A perfect end to a beautiful episode. Lost is complete. I’m relatively certain many will not share my sentiments, as that wasn’t a Matrix Revolutions-style Architect explanation of an episode that’s going to answer every little facet of every question we’ve ever had on the show. There are significant questions that were not answered explicitly, and more still that weren’t really answered at all. As much as my recaps have dwelt on the “little stuff” that constitutes much of the show’s mythology, the majority of Lost’s best moments–the truly great ones–have been about the characters. Electromagnetic energy, Egyptian hieroglyphs, polar bears, food drops, names scrawled on a wall, lighthouses, mirrors and giant smoke monsters aren’t trifling elements to be cast aside, but dwelling on them can make it easy to lose sight of the bedrock thematic elements that have truly sustained the show. Faith, destiny, choice. What gives your life meaning?
Let’s talk about the ending. My take: the entire flash-sideways storyline was not a flash-sideways at all but ultimately a flash-forward-of-sorts to a time/place where everyone’s already died. A “pre-Heaven,” if you will, within which our castaways can come to terms with the lives they led and the decisions they made before ultimately moving on to the Great Hereafter. To call it a flash-forward wouldn’t be quite appropriate either, since that applies a connotation that includes the concept of time. Let’s call them “flash-afters.” The flashes this season are independent of time and don’t have a conventional temporal flow. Think of a river as the linear flow of time. Above that river lies a place overlooking its entire length and breadth. Out of that flow of time, it exists neither in the past, present or future. It just “is.” It’s the place we all go after death but before moving on. Once you arrive there, time has no meaning. If you die in the year 2000 and your friend dies in 2100, you don’t wait 100 years in limbo for them to join you. Time in that sense has no context there. The proverbial light at the end of the tunnel, or beyond the church doors Christian Shephard (a name we can take quite literally) opens, is heaven; the afterlife; a higher plane; nirvana–it’s whatever your choice of spirituality and faith deems “moving on.”
To try and analyze it any more deeply than that is to rob the final episode of its ultimate gift: self-defined meaning for the viewer. Yes, you can call that a cop-out in terms of writing, but it works for me. And now, I will go ahead and analyze it more deeply. Christian tells Jack this season’s flashes were a creation of the castaways to ensure they all met up again before moving on. From day one, we’ve seen the castaways pop up in each other’s flashbacks. The further along we got, those moments became less easter egg-y, less happenstance and more significant — these people were bonded together in some way. Sure, Jacob had identified many of them as his candidates, but they all fit together in a broader mosaic that allowed them to ultimately save mankind (more on that later). That inter-dependency in life held true after life as well. “Nobody does it alone.”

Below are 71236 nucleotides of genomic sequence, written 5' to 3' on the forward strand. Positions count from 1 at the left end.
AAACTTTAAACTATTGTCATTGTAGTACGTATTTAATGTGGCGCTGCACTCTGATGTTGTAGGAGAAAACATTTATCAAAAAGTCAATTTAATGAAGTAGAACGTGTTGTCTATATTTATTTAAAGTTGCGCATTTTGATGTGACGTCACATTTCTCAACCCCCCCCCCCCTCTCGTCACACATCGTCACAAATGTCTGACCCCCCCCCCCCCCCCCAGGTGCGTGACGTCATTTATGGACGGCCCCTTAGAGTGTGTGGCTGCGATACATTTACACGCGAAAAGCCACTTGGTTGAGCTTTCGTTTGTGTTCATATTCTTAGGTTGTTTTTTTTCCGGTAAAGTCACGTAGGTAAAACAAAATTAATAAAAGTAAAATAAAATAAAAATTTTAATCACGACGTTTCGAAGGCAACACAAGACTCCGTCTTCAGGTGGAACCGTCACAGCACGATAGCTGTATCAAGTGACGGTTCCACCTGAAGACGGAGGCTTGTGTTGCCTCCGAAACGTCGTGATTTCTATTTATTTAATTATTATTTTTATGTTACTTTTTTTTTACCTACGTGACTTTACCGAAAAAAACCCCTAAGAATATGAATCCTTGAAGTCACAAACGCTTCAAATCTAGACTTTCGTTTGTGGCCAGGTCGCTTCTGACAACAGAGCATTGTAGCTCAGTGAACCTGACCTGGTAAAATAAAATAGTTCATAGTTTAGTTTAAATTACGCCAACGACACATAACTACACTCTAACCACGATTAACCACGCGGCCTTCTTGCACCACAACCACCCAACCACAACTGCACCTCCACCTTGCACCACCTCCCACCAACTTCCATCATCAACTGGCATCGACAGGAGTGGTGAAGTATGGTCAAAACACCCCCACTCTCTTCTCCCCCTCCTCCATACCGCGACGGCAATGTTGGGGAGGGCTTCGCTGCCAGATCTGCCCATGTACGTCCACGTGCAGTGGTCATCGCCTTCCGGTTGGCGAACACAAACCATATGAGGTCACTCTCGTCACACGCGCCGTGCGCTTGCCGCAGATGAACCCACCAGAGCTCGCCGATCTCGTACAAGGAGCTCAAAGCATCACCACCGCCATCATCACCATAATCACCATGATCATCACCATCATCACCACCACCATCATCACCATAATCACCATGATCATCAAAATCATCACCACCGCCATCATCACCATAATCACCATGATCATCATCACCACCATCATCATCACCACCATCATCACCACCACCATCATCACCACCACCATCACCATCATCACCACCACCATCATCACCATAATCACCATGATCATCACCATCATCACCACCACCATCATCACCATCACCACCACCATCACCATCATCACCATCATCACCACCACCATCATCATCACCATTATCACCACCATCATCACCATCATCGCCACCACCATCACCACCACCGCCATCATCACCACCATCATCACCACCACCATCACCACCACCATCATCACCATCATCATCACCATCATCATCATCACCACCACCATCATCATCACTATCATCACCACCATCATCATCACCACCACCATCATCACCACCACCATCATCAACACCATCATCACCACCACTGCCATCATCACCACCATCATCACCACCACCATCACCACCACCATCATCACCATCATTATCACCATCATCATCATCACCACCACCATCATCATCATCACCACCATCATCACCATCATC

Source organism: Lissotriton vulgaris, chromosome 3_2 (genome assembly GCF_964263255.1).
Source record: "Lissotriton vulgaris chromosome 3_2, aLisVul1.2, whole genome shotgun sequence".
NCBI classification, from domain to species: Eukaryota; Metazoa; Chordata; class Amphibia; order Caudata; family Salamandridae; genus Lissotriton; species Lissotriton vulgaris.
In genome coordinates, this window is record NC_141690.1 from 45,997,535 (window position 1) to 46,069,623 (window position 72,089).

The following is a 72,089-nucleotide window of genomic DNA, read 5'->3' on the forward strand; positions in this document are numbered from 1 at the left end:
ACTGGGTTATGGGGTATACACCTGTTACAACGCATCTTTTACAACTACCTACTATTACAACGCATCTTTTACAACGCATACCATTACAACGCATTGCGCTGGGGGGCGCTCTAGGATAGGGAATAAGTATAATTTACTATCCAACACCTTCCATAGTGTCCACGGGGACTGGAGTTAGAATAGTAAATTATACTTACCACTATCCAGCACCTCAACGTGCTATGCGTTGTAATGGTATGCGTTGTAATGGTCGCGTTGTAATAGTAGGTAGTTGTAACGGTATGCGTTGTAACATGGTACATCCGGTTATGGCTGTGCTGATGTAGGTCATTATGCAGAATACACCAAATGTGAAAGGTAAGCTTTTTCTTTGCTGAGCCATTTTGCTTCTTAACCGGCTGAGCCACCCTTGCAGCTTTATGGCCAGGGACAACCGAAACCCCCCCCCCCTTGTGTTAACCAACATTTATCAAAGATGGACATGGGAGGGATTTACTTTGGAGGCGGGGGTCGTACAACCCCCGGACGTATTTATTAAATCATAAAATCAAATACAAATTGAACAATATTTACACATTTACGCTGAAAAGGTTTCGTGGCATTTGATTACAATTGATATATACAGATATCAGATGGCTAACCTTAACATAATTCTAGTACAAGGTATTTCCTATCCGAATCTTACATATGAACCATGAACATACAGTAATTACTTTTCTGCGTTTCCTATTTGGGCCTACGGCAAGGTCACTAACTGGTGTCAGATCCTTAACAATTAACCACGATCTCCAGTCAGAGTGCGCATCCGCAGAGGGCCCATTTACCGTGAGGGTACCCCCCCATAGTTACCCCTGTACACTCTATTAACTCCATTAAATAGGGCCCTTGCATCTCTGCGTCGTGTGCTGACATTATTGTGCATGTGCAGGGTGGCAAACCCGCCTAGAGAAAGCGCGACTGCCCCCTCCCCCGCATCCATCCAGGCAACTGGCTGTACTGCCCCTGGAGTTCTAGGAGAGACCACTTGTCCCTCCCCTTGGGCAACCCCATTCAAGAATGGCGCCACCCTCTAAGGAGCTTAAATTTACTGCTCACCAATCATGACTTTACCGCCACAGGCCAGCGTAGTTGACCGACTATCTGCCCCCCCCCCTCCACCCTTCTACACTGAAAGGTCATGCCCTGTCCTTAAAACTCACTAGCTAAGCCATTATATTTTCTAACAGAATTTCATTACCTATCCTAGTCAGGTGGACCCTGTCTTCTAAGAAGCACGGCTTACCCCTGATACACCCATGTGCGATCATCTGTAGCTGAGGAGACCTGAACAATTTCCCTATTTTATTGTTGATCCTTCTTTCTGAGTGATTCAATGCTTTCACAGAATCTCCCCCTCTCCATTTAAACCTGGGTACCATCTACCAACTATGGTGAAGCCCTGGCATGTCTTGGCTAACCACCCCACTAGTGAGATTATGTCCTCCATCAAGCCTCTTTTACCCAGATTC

I found it to be a beautiful moment — one that made everything that’d come before it in six seasons all matter. The fear with Lost has always been whether or not what we’re seeing onscreen was actually happening, that perhaps the castaways were all in purgatory or even hell. Either that, or one of our characters wakes up in bed, and utters something about having just had “the craziest dream.” No, whatever happened, happened. Everything that took place before, during and after the Island happened and had significance. While this season’s flashes did not occur in a reality any of us can truly define or experience (yet), they weren’t a dream or a figment of imagination; they were all important moments that allowed the dead castaways to come to terms with their lives and the decisions they made before “moving on.” In order to do so, they had to “let go” of idealized attachments they created in their minds, the son Jack never had, for example. All of them died at different times after the events on the Island in the finale. Everyone dies, after all. No matter your religion–Christian, Islam, Hindu, Buddhist–once they did die, they left that river and joined each other in the afterlife.
If you’re still struggling, maybe applying some semblance of time to the flash-after world will help. In the very first scene of this season, we see Jack aboard Oceanic 815, flying over the submerged Island. All of the flash-afters occurred, well, after the castaways died. Don’t try to think of it in terms of years and who joined the flash-afters at what time — it doesn’t matter; they all ended up there AFTER they died. The first moment of this season took place AFTER Jack died, which, of course, is the season and series’ final scene. Jack’s eye closes on the Island and he arrives in the flash-after world. Everything that took place in the flash-afters took place after the Island’s events.